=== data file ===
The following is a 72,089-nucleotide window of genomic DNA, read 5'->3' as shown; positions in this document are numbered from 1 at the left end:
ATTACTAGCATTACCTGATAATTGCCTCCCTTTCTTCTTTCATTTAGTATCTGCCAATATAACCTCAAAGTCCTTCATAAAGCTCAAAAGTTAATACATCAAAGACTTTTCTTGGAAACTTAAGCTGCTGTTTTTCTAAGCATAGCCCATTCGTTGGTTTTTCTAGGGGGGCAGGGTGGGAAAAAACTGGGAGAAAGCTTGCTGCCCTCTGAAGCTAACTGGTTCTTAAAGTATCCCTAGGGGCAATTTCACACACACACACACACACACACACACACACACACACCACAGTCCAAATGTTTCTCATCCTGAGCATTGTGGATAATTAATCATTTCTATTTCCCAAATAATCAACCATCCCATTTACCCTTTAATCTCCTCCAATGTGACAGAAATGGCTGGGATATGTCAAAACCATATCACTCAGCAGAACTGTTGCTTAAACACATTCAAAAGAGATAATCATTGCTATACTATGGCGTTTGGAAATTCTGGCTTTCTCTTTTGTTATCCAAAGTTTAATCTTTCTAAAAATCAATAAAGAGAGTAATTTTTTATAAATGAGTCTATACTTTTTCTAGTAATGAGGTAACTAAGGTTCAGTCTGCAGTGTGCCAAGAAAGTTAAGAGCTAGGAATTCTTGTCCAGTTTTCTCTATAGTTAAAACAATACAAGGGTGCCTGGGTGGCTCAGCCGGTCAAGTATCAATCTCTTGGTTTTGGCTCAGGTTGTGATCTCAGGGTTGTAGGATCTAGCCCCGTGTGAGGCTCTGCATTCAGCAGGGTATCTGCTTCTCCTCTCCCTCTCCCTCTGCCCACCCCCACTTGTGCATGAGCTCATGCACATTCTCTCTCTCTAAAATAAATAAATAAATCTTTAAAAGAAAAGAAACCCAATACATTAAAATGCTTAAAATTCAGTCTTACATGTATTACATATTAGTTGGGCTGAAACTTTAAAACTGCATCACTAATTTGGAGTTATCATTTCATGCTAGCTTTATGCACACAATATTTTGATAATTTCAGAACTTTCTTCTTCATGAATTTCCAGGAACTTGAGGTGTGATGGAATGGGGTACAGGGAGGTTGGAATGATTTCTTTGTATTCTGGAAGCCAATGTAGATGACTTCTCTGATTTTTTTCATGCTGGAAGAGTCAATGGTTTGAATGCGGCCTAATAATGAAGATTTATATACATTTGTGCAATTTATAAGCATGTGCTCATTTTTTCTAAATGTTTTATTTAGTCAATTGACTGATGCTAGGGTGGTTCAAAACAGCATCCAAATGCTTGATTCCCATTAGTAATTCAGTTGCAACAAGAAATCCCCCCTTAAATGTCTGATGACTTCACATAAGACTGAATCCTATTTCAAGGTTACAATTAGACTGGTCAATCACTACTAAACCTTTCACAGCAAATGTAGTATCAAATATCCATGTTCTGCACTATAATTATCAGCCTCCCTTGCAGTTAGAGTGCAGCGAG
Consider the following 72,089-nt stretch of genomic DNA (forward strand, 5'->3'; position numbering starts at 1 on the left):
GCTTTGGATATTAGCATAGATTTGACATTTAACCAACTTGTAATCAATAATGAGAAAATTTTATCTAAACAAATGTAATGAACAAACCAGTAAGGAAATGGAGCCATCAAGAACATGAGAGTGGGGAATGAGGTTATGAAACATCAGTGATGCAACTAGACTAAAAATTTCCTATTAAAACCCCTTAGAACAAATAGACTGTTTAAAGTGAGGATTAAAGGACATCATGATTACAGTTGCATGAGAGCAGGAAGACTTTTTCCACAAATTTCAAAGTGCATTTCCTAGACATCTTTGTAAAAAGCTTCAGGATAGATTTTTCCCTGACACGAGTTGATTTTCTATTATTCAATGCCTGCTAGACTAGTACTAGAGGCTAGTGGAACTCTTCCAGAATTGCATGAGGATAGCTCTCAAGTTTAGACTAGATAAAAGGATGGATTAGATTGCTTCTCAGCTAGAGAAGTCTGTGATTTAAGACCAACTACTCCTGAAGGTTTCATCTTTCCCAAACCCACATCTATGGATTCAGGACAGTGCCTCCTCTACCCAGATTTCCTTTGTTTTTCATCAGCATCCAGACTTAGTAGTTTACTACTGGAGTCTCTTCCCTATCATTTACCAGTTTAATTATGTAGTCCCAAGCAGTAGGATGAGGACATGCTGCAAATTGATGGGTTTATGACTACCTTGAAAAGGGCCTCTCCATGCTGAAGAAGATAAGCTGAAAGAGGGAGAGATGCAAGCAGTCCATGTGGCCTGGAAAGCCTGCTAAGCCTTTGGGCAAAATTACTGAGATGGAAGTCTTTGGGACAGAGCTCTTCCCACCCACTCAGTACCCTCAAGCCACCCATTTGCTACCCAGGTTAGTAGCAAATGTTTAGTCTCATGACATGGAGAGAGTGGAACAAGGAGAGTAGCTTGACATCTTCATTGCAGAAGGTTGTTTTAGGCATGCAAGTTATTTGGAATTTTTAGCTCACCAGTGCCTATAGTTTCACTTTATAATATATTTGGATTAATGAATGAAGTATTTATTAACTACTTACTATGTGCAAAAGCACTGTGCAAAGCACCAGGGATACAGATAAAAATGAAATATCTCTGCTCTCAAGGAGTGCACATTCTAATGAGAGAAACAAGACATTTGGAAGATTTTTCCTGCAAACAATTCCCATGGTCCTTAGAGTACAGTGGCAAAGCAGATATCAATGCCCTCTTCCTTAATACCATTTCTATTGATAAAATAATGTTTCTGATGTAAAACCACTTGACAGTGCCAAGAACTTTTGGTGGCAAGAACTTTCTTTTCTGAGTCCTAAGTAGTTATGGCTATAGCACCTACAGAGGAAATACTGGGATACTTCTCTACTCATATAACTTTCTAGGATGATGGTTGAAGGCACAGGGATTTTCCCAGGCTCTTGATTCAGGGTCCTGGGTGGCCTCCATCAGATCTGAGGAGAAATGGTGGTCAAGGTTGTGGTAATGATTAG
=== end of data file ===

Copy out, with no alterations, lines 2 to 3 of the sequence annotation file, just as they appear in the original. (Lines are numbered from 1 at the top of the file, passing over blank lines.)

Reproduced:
ATTACTAGCATTACCTGATAATTGCCTCCCTTTCTTCTTTCATTTAGTATCTGCCAATATAACCTCAAAGTCCTTCATAAAGCTCAAAAGTTAATACATCAAAGACTTTTCTTGGAAACTTAAGCTGCTGTTTTTCTAAGCATAGCCCATTCGTTGGTTTTTCTAGGGGGGCAGGGTGGGAAAAAACTGGGAGAAAGCTTGCTGCCCTCTGAAGCTAACTGGTTCTTAAAGTATCCCTAGGGGCAATTTCACACACACACACACACACACACACACACACACACACCACAGTCCAAATGTTTCTCATCCTGAGCATTGTGGATAATTAATCATTTCTATTTCCCAAATAATCAACCATCCCATTTACCCTTTAATCTCCTCCAATGTGACAGAAATGGCTGGGATATGTCAAAACCATATCACTCAGCAGAACTGTTGCTTAAACACATTCAAAAGAGATAATCATTGCTATACTATGGCGTTTGGAAATTCTGGCTTTCTCTTTTGTTATCCAAAGTTTAATCTTTCTAAAAATCAATAAAGAGAGTAATTTTTTATAAATGAGTCTATACTTTTTCTAGTAATGAGGTAACTAAGGTTCAGTCTGCAGTGTGCCAAGAAAGTTAAGAGCTAGGAATTCTTGTCCAGTTTTCTCTATAGTTAAAACAATACAAGGGTGCCTGGGTGGCTCAGCCGGTCAAGTATCAATCTCTTGGTTTTGGCTCAGGTTGTGATCTCAGGGTTGTAGGATCTAGCCCCGTGTGAGGCTCTGCATTCAGCAGGGTATCTGCTTCTCCTCTCCCTCTCCCTCTGCCCACCCCCACTTGTGCATGAGCTCATGCACATTCTCTCTCTCTAAAATAAATAAATAAATCTTTAAAAGAAAAGAAACCCAATACATTAAAATGCTTAAAATTCAGTCTTACATGTATTACATATTAGTTGGGCTGAAACTTTAAAACTGCATCACTAATTTGGAGTTATCATTTCATGCTAGCTTTATGCACACAATATTTTGATAATTTCAGAACTTTCTTCTTCATGAATTTCCAGGAACTTGAGGTGTGATGGAATGGGGTACAGGGAGGTTGGAATGATTTCTTTGTATTCTGGAAGCCAATGTAGATGACTTCTCTGATTTTTTTCATGCTGGAAGAGTCAATGGTTTGAATGCGGCCTAATAATGAAGATTTATATACATTTGTGCAATTTATAAGCATGTGCTCATTTTTTCTAAATGTTTTATTTAGTCAATTGACTGATGCTAGGGTGGTTCAAAACAGCATCCAAATGCTTGATTCCCATTAGTAATTCAGTTGCAACAAGAAATCCCCCCTTAAATGTCTGATGACTTCACATAAGACTGAATCCTATTTCAAGGTTACAATTAGACTGGTCAATCACTACTAAACCTTTCACAGCAAATGTAGTATCAAATATCCATGTTCTGCACTATAATTATCAGCCTCCCTTGCAGTTAGAGTGCAGCGAG
Consider the following 72,089-nt stretch of genomic DNA (forward strand, 5'->3'; position numbering starts at 1 on the left):